Techniques For Confidence: How To Win A Pitch (Even If It’s Your First)

Techniques For Confidence: How To Win A Pitch (Even If It’s Your First)

Read Time: 5 Minutes

instantprint

20 Nov 2017

Starting your own business can be overwhelming: you’re likely to doubt yourself at some point on the journey. So, when it’s time for your first business pitch to potential clients, how do you build up your confidence that you can do it?

Confidence is your key to securing new clients. You’re bound to be going up against more established businesses when you’re pitching for a contract – but don’t let that put you off. If your service or product can solve their problem, you can stand alongside your competitors: it doesn’t matter if you haven’t got any other clients yet.

All it takes is one.

Every business had to start somewhere – so we asked some entrepreneurs how they manage to be comfortable and confident when pitching clients:

1. Be Aware Of Your Body Language

“Having a confident pitch can change the entire outcome of your business. When pitching you can show confidence by smiling and standing still, do not bob back and forth. Also practice in the mirror and make sure you are 100% ready and have your pitch down. Ask yourself questions that you think may come up during the pitch and have great responses ready.

When you think you’re ready, pitch to a family member, friend, or business partner, and make sure they ask as many questions as possible. Be so ready that on the day of your pitch, you are excited and ready to answer a question before the question is even asked!”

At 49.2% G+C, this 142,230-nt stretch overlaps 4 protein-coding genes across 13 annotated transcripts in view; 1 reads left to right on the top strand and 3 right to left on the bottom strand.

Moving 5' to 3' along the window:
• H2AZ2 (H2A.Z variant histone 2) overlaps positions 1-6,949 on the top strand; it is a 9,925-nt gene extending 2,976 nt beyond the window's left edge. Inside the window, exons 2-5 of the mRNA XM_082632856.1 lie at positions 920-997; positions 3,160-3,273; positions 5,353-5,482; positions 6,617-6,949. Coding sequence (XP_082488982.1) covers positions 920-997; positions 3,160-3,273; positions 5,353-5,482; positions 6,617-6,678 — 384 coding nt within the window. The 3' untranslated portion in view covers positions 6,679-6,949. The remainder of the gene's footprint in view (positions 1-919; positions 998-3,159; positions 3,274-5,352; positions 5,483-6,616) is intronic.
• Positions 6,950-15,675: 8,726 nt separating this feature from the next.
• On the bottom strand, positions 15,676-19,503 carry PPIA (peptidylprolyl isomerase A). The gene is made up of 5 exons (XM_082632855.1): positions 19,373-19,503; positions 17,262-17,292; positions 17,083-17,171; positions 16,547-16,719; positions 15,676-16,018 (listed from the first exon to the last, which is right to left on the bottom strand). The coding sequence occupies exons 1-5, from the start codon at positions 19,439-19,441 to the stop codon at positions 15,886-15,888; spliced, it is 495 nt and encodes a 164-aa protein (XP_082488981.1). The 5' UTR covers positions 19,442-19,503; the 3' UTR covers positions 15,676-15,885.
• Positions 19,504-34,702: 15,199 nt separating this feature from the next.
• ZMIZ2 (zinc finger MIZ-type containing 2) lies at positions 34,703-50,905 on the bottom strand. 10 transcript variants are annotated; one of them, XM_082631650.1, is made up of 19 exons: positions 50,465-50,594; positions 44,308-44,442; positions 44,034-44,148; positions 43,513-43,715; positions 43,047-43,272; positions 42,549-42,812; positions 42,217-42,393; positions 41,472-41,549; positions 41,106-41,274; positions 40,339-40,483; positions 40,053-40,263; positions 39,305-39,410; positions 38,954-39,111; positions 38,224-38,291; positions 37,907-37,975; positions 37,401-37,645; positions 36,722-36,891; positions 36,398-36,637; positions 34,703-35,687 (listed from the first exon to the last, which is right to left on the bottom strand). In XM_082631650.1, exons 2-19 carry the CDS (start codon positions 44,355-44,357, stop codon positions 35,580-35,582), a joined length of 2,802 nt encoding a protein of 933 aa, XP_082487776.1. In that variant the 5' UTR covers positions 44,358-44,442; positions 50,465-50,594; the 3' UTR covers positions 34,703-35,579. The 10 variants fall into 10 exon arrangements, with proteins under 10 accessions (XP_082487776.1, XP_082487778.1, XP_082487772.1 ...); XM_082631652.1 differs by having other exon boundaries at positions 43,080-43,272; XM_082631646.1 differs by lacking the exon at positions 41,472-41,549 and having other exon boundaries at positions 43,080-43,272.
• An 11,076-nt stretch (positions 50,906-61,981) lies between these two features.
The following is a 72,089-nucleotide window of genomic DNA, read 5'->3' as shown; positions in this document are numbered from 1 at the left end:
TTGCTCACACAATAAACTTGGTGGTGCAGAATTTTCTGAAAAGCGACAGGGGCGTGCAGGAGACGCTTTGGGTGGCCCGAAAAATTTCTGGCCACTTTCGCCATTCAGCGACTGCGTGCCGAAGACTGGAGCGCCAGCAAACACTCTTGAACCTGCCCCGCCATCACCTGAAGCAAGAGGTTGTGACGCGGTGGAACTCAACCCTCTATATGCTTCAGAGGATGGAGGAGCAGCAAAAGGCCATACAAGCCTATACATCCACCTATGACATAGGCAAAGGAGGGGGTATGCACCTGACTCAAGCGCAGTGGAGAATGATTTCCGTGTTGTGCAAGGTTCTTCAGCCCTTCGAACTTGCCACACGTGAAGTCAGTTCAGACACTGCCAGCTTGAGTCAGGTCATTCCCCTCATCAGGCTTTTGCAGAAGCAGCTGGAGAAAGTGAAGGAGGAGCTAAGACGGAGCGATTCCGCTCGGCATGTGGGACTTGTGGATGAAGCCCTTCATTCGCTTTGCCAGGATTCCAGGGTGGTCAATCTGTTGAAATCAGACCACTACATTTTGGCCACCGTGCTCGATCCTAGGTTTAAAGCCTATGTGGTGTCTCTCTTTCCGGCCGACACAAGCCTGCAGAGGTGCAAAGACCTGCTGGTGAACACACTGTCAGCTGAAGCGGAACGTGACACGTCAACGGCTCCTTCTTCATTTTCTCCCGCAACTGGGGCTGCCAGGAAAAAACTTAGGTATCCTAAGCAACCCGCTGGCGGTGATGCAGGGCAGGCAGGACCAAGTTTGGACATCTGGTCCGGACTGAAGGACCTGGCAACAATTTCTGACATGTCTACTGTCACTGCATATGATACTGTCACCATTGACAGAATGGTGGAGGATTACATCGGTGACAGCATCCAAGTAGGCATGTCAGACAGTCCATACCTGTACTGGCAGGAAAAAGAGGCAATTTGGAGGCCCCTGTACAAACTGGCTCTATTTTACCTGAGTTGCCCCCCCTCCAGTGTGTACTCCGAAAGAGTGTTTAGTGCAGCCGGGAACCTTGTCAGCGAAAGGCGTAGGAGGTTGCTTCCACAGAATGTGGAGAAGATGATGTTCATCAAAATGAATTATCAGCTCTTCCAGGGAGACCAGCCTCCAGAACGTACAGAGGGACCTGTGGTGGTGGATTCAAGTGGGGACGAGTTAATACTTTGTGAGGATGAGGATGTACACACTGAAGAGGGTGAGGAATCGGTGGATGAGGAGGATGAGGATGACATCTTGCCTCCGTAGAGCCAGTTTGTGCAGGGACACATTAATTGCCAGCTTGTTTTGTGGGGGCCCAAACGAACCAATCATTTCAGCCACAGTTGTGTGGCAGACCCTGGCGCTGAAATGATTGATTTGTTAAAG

- Chris Gronkowski, Owner, EverythingDecorated.com and IceShaker.com

2. Avoid Negative Language

“When people are about to present, they often downplay what they’re going to do. They may say something like, ‘I’m a bit sick. I have a cold, so this won’t be my best’, or ‘I didn’t have a lot of time to prepare, so I apologise in advance.’ The theory behind this tactic is to under-promise and hopefully over-deliver. The presenter could just as well be thinking to themselves, ‘If I tell everyone I am a terrible speaker, all I have to do is not pass out and they’ll be impressed.’

Here’s the problem with that: The under-promise, over-deliver way of thinking only works when you are talking about quantifiable facts, things like dates or money. However, in something like a presentation where your audience’s feelings and emotions come into play and can’t be quantified, the mood you set helps to determine the outcome. When you downplay yourself before you start your message, you are immediately downplaying the mood for the audience and kill your own confidence.

Think about the last time you were at a concert or a sporting event. What did the MC say before the event started? Did he apologize and tell the audience that the event won’t be that good because the team or rock star is tired? Or did the MC scream into the microphone, ‘This is going to be greatest night of your life!’? The MC gets the audience to where they need to be and gets the confidence up for the entertainer.